I’m heartily sick of criminal behavior being excused because there weren’t a thousand warning signs posted or a security guard stationed at five-yard intervals just in case some scrote feels like breaking the law.  A fence, a locked gate and a warning sign should be all that’s necessary to prevent you from accidentally getting hurt.  After that, you’re on your own and if bad things happen it’s your fault, and your problem.

Some people, such as the above coroner, are no doubt going to disagree with me, but I don’t care.  They’re wrong, and I’m right.

NIMBY, But With Reason

Here’s something I agree with, but not for the reasons you might think.

We’re furious as monstrous new super prison is being built behind our home – it will put our lives in danger

But quite apart from the NIMBY (Not In My Back Yard) sentiment, my argument against the “But we have to put the prisons somewhere!” statement is simple:

There are literally dozens of uninhabited islands scattered around the shores of Britishland (e.g. in the Outer Hebrides or even the Shetlands) which could easily support a supermax prison.  Why, I ask, should a prison be built in a quiet country locale when it would be easier — not to say more secure — to dump the nation’s most reprehensible criminals in a place which has shitty, cold weather, as opposed to in the relatively-mild climate of Leicestershire?

Yeah, the construction costs may be higher in the middle of the ocean — but offset those against the long delays and added costs involved with overcoming local opposition on the mainland?  Not so bad.

“What about power and water?”  How about a couple of windmills and a few solar panels (for those few hours a year when the sun actually shines) to provide electricity, and a small desalination plant if necessary?

It’s not like these animals deserve coddling, after all.

Street Takeovers

Reader Mike L. sends me this heartening news:

Dangerous street takeovers are happening more and more often in Oklahoma City and across the nation, which is why an updated city ordinance is cracking down on large groups of people who illegally block intersections, roads, or parking lots. Street takeovers can include street racing, or can simply involve participants using their vehicles to block intersections while they take over the area with friends.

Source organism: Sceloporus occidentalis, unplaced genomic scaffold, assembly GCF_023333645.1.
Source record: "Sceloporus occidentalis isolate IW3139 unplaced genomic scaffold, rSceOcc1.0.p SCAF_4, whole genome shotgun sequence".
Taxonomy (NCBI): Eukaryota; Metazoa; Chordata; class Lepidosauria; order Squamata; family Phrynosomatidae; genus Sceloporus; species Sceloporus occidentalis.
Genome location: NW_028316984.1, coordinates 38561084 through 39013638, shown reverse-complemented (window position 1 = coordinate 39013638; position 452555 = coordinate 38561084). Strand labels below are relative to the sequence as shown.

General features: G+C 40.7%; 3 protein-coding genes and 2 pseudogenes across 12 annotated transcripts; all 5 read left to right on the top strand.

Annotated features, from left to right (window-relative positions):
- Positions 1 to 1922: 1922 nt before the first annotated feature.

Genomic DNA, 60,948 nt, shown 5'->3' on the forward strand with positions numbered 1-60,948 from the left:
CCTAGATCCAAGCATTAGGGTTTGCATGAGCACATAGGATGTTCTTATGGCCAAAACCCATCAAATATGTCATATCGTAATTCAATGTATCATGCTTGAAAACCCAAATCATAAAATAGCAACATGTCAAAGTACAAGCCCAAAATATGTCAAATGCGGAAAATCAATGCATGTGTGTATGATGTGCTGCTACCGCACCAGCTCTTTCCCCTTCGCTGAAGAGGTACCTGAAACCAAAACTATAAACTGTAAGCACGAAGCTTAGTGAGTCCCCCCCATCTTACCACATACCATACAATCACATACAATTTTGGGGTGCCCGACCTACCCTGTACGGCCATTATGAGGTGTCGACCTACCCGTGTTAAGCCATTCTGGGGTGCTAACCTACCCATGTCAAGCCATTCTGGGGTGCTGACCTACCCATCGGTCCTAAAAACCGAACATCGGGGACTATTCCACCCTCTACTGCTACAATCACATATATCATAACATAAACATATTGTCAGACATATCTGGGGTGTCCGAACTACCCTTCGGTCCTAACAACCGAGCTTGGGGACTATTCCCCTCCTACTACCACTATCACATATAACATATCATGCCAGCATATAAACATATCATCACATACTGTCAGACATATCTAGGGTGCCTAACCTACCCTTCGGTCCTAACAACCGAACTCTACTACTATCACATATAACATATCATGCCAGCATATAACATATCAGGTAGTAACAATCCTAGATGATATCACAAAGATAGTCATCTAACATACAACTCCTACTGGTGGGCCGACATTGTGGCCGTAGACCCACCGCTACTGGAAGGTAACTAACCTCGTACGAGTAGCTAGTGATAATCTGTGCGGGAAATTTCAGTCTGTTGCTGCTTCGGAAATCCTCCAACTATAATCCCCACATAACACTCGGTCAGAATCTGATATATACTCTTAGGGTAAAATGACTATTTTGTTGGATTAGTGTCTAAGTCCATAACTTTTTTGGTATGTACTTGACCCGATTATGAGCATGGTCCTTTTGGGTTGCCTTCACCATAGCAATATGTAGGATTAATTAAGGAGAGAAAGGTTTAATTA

Not only do illegal takeovers increase crime, they also block medical responders during emergencies.

The updated ordinance includes vehicles being impounded for 90 days, while participants can be jailed for 60 days, as well as face fines of more than $2,000.

My only suggestion is that the towed cars are taken not to impound lots, but straight to scrapyards where the car crushers are waiting.  To paraphrase Samuel Johnson:  nothing concentrates the mind more than an imminent crushing.

And the fine takes away the deposit for a replacement.

My Kinda Guy

The Kim Award for Honest Speech and Straight Talk goes to Sheriff Grady Judd of Polk County FL for this outstanding comment:

People have a right to be safe in their homes… I highly recommend, if a looter enters your home, you grab your gun and you shoot him, you shoot him so he looks like grated cheese.

I bet he drinks straight bourbon with a vitriol chaser.

No doubt some fainting goats will have a problem with his fine suggestion;  just nobody on this website.

Zero Tolerance

From Florida, some good news:

“As far as looting — we have law and order in Lee County. We have law and order in our great state of Florida, and we always will,” said Marceno. “Right now, we have four cases of looting, and I’m proud to say they’re behind bars where they belong. Our residents are going to be safe.”

Or, as FuturePOTUS Ron DeSantis puts it:

“I can tell you in the state of Florida, you never know what may be lurking behind somebody’s home. And I would not want to chance that if I were you given that we are a Second Amendment state.”

Let me remind everyone that during the Blitz in 1940, when the Brits still had actual balls, looting of bomb-damaged houses carried the death penalty.

The good old days, in other words.